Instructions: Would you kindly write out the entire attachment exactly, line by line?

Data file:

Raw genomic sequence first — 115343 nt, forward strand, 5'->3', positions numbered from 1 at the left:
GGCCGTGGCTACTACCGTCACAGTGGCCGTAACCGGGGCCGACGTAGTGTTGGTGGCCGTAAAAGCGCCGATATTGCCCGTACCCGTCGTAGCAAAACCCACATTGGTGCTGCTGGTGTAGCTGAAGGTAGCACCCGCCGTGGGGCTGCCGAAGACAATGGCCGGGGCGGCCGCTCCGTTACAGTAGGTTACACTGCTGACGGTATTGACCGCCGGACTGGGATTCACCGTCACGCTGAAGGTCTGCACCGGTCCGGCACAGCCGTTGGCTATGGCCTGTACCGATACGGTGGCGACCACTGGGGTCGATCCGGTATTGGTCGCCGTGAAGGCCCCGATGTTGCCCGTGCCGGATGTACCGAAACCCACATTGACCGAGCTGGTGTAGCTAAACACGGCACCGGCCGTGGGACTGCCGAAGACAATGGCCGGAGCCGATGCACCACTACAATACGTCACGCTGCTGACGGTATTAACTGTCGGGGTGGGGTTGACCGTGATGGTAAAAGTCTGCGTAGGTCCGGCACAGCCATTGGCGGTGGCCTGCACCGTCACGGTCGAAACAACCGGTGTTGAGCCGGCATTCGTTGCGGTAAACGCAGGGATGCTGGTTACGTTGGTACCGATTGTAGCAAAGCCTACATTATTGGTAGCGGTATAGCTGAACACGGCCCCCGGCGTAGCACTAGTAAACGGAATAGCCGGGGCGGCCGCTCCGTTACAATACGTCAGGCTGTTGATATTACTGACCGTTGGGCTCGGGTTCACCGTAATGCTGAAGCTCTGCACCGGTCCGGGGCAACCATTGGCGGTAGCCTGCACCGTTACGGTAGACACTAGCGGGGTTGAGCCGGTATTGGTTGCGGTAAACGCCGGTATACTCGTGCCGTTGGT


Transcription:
Raw genomic sequence first — 115343 nt, forward strand, 5'->3', positions numbered from 1 at the left:
GGCCGTGGCTACTACCGTCACAGTGGCCGTAACCGGGGCCGACGTAGTGTTGGTGGCCGTAAAAGCGCCGATATTGCCCGTACCCGTCGTAGCAAAACCCACATTGGTGCTGCTGGTGTAGCTGAAGGTAGCACCCGCCGTGGGGCTGCCGAAGACAATGGCCGGGGCGGCCGCTCCGTTACAGTAGGTTACACTGCTGACGGTATTGACCGCCGGACTGGGATTCACCGTCACGCTGAAGGTCTGCACCGGTCCGGCACAGCCGTTGGCTATGGCCTGTACCGATACGGTGGCGACCACTGGGGTCGATCCGGTATTGGTCGCCGTGAAGGCCCCGATGTTGCCCGTGCCGGATGTACCGAAACCCACATTGACCGAGCTGGTGTAGCTAAACACGGCACCGGCCGTGGGACTGCCGAAGACAATGGCCGGAGCCGATGCACCACTACAATACGTCACGCTGCTGACGGTATTAACTGTCGGGGTGGGGTTGACCGTGATGGTAAAAGTCTGCGTAGGTCCGGCACAGCCATTGGCGGTGGCCTGCACCGTCACGGTCGAAACAACCGGTGTTGAGCCGGCATTCGTTGCGGTAAACGCAGGGATGCTGGTTACGTTGGTACCGATTGTAGCAAAGCCTACATTATTGGTAGCGGTATAGCTGAACACGGCCCCCGGCGTAGCACTAGTAAACGGAATAGCCGGGGCGGCCGCTCCGTTACAATACGTCAGGCTGTTGATATTACTGACCGTTGGGCTCGGGTTCACCGTAATGCTGAAGCTCTGCACCGGTCCGGGGCAACCATTGGCGGTAGCCTGCACCGTTACGGTAGACACTAGCGGGGTTGAGCCGGTATTGGTTGCGGTAAACGCCGGTATACTCGTGCCGTTGGT